Fro m the second suction chamber 9, the liquid/air mixture in the form of a cylindrical stream of enlarged diameter passes into thesuction chamber which is formed by the tub e 1, the third suction chamber being of greater diameter and length than the diameter and length of the chamber 9.- Further quantities of air are drawn into the third suction chamber through the inlets 13 and are entrained in the, liquid/air mixture, the inlets 13 being formed inthe region ofireduced pressure.
The liquid/ air mixture in the form of an initial foam then passes into the enlarged portion of the tube 1 and through the screens or perforated sheets 14. Passage through the screens 14 serves to decrease the size and improve theuniformity of the foam bubbles. The foam thus formed passes out through the delivery nozzle 15 in the form of-a solid jet. 9 i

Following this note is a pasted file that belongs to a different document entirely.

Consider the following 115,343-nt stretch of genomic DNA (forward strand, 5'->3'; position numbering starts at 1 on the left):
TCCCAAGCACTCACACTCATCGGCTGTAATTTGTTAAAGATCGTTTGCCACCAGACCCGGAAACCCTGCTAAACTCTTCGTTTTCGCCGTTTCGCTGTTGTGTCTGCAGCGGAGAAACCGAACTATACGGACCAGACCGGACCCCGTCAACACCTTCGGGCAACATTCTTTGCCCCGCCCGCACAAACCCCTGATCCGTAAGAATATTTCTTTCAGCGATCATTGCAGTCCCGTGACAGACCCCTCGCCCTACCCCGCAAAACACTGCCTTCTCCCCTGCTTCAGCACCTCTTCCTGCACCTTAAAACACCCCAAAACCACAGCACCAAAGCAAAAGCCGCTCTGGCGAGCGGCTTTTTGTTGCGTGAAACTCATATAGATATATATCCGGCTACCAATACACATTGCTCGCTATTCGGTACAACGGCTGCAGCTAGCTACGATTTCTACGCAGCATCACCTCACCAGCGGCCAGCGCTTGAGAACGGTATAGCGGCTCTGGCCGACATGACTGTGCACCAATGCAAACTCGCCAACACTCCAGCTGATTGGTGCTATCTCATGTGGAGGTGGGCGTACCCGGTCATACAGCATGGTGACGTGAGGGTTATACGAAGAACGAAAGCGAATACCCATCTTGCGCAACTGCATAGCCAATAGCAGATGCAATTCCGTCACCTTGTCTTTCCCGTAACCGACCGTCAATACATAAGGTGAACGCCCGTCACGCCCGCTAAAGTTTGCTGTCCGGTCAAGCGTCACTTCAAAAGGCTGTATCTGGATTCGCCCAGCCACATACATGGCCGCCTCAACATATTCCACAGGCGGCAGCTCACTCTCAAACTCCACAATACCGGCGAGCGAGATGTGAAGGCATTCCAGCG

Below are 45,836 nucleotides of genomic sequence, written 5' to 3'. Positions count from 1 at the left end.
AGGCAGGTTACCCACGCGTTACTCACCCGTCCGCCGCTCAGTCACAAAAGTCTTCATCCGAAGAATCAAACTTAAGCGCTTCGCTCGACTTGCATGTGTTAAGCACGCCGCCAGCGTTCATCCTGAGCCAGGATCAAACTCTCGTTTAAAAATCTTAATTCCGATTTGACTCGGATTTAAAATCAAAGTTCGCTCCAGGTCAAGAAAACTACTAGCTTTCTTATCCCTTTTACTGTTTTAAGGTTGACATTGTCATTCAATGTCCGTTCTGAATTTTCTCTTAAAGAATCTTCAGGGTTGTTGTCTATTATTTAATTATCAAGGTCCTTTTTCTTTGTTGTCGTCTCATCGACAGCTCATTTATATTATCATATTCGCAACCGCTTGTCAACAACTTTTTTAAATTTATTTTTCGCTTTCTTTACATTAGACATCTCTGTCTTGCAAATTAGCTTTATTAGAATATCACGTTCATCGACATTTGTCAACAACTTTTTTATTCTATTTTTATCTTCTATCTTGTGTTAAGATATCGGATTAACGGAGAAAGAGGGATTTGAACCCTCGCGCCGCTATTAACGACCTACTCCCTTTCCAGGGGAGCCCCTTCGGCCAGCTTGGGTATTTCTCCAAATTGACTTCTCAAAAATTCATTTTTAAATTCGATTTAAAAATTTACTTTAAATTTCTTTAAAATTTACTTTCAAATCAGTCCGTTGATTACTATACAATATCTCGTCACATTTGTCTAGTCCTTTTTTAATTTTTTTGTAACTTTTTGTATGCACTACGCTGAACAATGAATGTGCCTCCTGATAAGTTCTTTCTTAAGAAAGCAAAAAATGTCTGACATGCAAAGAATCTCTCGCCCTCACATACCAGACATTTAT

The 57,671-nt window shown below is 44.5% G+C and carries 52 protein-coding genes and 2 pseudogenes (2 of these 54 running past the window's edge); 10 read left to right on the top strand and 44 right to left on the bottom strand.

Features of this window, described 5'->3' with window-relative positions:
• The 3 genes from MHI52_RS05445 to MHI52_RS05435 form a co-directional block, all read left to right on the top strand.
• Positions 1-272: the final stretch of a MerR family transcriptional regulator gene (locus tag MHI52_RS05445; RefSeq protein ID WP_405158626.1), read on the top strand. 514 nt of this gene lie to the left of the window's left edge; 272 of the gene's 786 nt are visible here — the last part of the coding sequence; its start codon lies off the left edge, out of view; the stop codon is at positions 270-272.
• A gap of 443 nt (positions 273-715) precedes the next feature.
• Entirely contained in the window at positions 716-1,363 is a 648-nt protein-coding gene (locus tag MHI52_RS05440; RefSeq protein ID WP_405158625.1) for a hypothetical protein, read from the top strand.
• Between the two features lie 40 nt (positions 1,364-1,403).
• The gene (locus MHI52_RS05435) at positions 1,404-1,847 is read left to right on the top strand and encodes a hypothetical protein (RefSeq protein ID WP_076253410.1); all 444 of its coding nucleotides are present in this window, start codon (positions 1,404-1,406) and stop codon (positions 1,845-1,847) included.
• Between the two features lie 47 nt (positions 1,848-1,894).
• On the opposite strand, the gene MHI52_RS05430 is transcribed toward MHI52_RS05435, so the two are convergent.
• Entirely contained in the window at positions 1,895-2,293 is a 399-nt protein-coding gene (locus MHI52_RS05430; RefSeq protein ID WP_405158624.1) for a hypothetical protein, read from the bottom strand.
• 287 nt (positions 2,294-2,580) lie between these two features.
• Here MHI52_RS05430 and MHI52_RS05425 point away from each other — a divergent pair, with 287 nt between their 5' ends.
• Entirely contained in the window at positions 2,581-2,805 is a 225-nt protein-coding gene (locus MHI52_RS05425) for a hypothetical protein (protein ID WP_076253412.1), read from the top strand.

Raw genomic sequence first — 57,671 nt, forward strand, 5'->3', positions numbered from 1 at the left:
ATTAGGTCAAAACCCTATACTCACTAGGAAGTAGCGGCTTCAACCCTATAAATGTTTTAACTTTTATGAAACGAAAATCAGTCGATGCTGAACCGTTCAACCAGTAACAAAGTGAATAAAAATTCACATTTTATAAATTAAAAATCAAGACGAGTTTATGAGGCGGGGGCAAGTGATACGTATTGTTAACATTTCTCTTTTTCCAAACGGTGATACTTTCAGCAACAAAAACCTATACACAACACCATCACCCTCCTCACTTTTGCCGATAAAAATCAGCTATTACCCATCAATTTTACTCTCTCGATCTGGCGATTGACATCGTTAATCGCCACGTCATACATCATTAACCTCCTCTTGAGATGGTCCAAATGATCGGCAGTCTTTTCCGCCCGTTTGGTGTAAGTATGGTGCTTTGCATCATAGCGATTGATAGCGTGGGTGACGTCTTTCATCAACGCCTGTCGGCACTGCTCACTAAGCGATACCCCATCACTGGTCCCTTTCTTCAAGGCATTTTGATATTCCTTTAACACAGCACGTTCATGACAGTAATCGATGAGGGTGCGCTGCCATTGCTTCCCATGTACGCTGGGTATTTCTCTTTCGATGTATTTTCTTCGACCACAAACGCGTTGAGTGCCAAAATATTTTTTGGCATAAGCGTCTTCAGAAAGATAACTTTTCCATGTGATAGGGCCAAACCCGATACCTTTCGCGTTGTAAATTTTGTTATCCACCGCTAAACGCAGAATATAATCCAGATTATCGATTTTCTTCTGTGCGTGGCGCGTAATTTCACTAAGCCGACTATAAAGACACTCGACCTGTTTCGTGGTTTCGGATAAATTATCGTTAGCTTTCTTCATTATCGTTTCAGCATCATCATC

It will be noted that the end plate 4 of the ejector member 3 is, in Figure 2, shown in a different position to that which itoccupies in Figure 1, the volume of the chamber being less in Figure 2 than in Figure 1. Any suitable means may be provided to permit alteration of the volume ofthe chamber 3 by movement of the end plate 4. Such means maycomprise an end plate 4 having its circumferentialsurface suitably threaded to engage a similar thread-on the inner surface of-the wall of the chamber 3. One or both of -theendplates 4 and 5, advantageously the rear plate 4, may be provided: so as to be removable from the ejector member 3 in order to vary the consistency of the foam.